City rejects publicly owned Wi-Fi system


Turning back a months-long effort by advocates of a publicly owned wireless network, the City Council on Friday authorized staff to pursue a public-private system that council members said would save the city money, spread the risk beyond City Hall, and assure broader Internet accessibility.

“This initiative is about improving the lives of ordinary people,” said Council Member Paul Ostrow (Ward 1), who joined 10 of his colleagues in voting to work with one of two Internet giants—Atlanta-based Earthlink or Minnetonka-based U.S. Internet—to build and operate the network. Council Member Cam Gordon (Ward 2) was the only vote against the plan. Council Member Sandra Colvin Roy (Ward 12) was absent.

Gordon argued that city staff had not sufficiently made the case against a publicly owned system and that the council should postpone the decision for two weeks to study it further. “It’s unfortunate that we didn’t look at this seriously,” he said.

Opponents of the public-private plan, led by Becca Vargo Daggett of the Institute for Local Self-Reliance, had been arguing for several months that the city had dismissed a publicly owned network from the beginning. Daggett contends that a city-owned Wi-Fi network could generate surplus revenues of $1.4 million in the first full year of operation and accumulate some $50 million in surplus revenues over the first five years.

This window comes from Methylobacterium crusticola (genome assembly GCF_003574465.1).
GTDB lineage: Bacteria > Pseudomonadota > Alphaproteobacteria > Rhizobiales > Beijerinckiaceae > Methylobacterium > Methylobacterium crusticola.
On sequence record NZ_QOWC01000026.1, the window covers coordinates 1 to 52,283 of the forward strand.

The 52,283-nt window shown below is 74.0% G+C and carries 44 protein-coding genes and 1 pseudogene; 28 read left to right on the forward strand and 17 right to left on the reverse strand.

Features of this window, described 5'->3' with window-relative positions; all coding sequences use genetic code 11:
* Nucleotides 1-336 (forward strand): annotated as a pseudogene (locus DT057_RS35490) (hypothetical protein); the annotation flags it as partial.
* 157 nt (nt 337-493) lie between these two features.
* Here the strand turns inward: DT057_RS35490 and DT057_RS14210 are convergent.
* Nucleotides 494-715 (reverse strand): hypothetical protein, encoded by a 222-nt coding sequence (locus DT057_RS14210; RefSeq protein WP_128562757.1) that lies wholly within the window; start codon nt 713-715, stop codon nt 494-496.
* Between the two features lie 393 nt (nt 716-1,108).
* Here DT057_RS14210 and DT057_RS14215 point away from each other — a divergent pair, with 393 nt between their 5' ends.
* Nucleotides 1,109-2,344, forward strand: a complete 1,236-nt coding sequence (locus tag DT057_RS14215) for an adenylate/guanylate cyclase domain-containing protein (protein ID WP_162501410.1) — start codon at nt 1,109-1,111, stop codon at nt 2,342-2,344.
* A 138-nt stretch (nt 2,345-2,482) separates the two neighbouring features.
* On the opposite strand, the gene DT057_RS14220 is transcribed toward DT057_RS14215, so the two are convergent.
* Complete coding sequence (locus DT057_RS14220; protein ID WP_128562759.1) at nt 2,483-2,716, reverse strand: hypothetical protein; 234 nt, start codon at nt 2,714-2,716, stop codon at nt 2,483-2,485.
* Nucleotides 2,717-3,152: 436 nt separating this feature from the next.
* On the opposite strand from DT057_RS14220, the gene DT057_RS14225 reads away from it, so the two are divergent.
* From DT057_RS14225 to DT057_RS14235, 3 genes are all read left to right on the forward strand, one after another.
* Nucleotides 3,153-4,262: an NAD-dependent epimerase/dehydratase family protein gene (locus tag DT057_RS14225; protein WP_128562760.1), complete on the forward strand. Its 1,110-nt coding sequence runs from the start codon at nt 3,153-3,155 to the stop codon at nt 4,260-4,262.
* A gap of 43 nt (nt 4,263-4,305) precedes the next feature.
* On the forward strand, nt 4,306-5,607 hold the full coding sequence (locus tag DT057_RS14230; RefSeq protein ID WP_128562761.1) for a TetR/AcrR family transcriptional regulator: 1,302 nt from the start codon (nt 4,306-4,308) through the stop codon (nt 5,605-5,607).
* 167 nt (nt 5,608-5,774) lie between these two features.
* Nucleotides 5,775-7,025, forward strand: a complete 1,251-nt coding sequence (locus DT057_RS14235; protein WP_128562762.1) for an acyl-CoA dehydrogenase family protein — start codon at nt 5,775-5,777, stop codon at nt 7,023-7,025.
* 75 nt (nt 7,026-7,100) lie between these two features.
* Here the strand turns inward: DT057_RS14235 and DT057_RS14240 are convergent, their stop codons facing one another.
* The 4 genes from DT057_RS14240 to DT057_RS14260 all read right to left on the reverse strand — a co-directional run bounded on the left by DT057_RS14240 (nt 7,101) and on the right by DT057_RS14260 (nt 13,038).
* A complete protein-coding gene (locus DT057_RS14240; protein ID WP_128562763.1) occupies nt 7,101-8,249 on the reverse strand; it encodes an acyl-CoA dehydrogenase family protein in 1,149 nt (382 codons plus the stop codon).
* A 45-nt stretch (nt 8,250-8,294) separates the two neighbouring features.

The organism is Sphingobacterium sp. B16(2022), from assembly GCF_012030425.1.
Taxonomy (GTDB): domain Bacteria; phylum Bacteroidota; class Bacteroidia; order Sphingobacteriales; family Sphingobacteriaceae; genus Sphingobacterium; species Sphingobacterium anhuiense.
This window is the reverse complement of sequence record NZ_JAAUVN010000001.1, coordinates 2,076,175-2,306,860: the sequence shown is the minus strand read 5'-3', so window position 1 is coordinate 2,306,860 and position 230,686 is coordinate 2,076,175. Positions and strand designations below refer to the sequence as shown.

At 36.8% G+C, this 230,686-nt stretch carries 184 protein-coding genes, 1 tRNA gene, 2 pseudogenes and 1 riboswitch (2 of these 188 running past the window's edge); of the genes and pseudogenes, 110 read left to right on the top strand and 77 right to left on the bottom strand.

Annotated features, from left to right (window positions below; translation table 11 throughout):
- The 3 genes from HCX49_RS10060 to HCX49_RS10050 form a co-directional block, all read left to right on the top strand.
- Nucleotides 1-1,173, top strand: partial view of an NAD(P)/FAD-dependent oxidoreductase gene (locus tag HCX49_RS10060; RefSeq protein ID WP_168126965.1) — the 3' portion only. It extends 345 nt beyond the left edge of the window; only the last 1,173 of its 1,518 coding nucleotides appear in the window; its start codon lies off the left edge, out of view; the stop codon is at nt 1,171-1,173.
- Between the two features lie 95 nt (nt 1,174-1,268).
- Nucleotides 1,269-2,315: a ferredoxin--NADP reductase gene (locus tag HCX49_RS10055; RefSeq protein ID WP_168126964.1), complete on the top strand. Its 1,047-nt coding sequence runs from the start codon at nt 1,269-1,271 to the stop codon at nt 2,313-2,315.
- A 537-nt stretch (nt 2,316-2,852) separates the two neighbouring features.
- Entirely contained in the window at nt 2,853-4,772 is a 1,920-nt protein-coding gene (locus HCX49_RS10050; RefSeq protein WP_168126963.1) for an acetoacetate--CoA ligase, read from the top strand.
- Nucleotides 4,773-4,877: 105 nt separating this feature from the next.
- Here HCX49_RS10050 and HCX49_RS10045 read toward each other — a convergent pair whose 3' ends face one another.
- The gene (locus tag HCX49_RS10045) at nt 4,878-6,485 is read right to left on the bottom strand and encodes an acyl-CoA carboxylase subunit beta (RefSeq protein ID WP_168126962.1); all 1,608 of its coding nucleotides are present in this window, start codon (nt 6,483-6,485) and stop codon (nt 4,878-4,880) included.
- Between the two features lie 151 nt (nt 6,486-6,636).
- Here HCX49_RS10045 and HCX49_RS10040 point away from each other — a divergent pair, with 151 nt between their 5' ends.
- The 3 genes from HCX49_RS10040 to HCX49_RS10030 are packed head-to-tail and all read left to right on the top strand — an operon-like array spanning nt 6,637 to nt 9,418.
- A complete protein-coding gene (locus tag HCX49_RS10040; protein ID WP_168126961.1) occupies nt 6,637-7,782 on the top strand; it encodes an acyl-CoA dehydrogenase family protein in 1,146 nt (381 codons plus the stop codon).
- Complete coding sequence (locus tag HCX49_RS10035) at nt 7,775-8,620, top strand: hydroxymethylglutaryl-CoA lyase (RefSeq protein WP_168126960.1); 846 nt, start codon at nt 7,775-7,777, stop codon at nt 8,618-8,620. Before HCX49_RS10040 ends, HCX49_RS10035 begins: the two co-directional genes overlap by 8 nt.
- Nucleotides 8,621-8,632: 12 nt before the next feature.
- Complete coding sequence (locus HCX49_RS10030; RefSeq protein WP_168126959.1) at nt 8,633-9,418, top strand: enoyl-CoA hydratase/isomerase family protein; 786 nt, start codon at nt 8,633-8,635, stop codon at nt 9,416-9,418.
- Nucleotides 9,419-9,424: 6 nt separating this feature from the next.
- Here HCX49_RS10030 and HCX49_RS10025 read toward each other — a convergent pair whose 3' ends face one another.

But council members pointed to the capital costs of building such a network and the market and technological risks of sustaining it as reasons to work with a private company. “We don’t have $25 million to put into this, even if we wanted to take the risk,” said Council Member Scott Benson (Ward 11).

Council Member Elizabeth Glidden (Ward 10) explained that the legal and regulatory environment surrounding city-owned Wi-Fi networks was “unsettled” and noted that the city was not giving up ownership of the fiber optic “backbone” on which the system will built. Besides, she added, the contract should allow the city to consider the option of buying the network in the future. “This is not a franchise,” she said. “We have flexibility in our contract.”

Pivotal to the debate, however, was the council’s insistence on a strong Community Benefits Agreement (CBA) as part of any contract negotiated with the eventual winner of the bid to build and operate the network. The CBA will specify the ways in which the company will assure that the system works to break down the so-called “digital divide,” the gap between those city residents who do have Internet access and those who do not.

The CBA was “a pretty significant component,” said Catherine Settani of the Digital Access Project, who has been working for many years to increase Internet and computer access in the inner city. “There are a lot of long-term benefits to this.”

Daggett said she was disappointed by the vote, but defended her campaign to force the city to look at an alternative model. “If we made a difference,” she said, “it was getting the city to own the fiber.”

City officials next week will begin discussions with the two companies about installing pilot Wi-Fi networks in the Cedar-Riverside and Near North neighborhoods. If all goes according to schedule, the citywide network should be operational by Spring 2007.